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Eucalyptus angulosa facts for kids

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Ridge-fruited mallee
Eucalyptus angulosa.jpg
Eucalyptus angulosa
Scientific classification
  • Eucalyptus incrassata var. angulosa (Schauer) Benth.
  • Eucalyptus angulosa Schauer var. angulosa
  • Eucalyptus incrassata subsp. angulosa (Schauer) F.C.Johnstone & Hallam
  • Eucalyptus grossifolia L.A.S.Johnson & K.D.Hill
Eucalyptus angulosa - Flickr - Kevin Thiele (1)
flower buds
Eucalyptus angulosa - Flickr - Kevin Thiele

Eucalyptus angulosa, also known as the ridge fruited mallee or southern ridge fruited mallee, is a eucalypt that is native to Western Australia. The Noongar peoples know the tree as quarral or kwaral.


The mallee typically grows to a height of 1.5 to 7 metres (5 to 23 ft) and has smooth bark. It blooms between August and March producing white to creamy yellow flowers. It has a lignotuber and can form multiple stems. The bark is smooth and a grey colour with loose strips of rough bark accumulating toward the base. It remains smooth but becomes a pale grey, grey-brown, white or pinkish to coppery colour with ribbons on the upper branches. The thick, concolorous, glossy, green adult leaves have an alternate arrangement. The leaf blade has a lanceolate to broadly lanceolate to ovate-elliptic shape and is 5 to 14 centimetres (2.0 to 5.5 in) in length and 1.7 to 5 cm (0.67 to 1.97 in) with the base tapering evenly to petiole. Petioles are 1 to 3 cm (0.39 to 1.18 in) in length. Each axillary inflorescence is unbranched with flattened peduncles. The fruit is also pedicellate and has a cylindrical, hemispherical or urceolate shape. They are 1 to 2.5 cm (0.39 to 0.98 in) wide with coarse longitudinal ribbing and a descending disc descending and three to four enclosed valves. The fruit contains blackish grey seeds that are 2 to 4.5 mm (0.08 to 0.18 in) in length with a flattened-pyramidal or cuboid shape.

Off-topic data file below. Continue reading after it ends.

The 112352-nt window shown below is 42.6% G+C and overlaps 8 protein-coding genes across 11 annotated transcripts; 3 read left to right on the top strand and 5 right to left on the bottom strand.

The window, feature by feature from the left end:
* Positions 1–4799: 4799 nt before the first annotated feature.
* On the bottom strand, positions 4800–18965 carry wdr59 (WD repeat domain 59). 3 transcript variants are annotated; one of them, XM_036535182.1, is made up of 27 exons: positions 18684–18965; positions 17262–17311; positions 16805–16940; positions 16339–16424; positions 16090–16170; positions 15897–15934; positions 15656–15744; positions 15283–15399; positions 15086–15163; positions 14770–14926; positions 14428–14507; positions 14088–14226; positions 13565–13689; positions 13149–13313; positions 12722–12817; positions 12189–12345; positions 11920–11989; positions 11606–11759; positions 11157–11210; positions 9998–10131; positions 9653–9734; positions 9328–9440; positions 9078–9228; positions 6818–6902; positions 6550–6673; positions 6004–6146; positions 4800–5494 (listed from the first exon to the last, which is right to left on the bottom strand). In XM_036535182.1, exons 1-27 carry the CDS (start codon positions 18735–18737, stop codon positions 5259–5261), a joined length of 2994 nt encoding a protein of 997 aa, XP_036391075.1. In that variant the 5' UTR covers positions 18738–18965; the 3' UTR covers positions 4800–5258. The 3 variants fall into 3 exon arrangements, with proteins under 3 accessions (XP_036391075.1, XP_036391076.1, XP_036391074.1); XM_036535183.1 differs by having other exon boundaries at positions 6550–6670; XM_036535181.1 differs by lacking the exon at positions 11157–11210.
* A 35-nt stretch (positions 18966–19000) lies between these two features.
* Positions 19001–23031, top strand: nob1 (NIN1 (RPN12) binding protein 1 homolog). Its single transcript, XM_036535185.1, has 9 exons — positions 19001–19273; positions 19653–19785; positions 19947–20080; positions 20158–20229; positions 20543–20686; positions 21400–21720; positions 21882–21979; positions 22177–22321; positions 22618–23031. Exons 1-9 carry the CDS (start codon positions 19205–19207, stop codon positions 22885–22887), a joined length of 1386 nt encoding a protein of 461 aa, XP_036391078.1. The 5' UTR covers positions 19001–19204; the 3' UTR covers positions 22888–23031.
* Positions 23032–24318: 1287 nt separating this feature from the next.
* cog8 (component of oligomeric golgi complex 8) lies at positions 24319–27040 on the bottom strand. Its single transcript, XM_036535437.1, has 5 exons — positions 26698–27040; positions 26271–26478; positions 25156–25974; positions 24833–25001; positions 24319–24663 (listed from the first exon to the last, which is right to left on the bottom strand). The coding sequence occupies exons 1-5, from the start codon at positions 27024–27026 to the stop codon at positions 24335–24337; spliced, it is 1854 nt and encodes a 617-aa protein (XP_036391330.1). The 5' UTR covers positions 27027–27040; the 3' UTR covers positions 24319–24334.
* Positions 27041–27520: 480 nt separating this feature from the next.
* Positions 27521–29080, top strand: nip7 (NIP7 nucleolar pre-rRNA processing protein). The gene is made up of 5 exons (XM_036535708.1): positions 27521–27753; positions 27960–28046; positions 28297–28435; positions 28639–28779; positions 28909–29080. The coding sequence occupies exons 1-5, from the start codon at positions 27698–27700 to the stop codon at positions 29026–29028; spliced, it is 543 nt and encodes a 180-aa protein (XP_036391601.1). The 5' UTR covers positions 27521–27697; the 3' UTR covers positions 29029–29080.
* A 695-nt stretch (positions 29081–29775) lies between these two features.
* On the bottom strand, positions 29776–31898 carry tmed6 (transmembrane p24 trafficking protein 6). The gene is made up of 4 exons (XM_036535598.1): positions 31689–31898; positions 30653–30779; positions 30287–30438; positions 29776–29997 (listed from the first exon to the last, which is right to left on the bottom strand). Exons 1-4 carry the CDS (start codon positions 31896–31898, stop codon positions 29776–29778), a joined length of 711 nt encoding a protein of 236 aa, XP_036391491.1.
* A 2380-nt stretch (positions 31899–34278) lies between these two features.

The species was first formally described by the botanist Johannes Conrad Schauer in the work Repertorium Botanices Systematicae in 1843 by Schauer and Wilhelm Gerhard Walpers. Synonyms for the species include; Eucalyptus grossifolia as described by L.A.S.Johnson and K.D.Hill, Eucalyptus angulosa Schauer var. angulosa by C.A.Gardner, Eucalyptus incrassata var. angulosa by George Bentham and Eucalyptus incrassata subsp. angulosa by F.C.Johnstone & Hallam. The species name angulosa is taken from the Latin word angulosus meaning angled, referring to the branchlets and buds. E. angulosais part of the Eucalyptus subgenus Symphyomyrtus section Dumaria along with other species including E. incrassata, E. captiosa, E. singularis and E. ceratocorys.


It is found on coastal headlands and dunes as part of mallee communities along the south coast in the Great Southern and Goldfields-Esperance regions of western Australia where it grows in white-grey sandy soils often over limestone. The species is also found in South Australia on the southern Eyre Peninsula, the southern Fleurieu Peninsula and much less commonly in the Murray-Darling depression. The species is common in Western Australia but much less common in South Australia.


The plant is sold commercially as tube stock or seeds. It germinates readily as is used as an ornamental species or in land restoration. It is a slow grower and is salt and drought tolerant. It grows well in a full sunny position and has low maintenance requirements.

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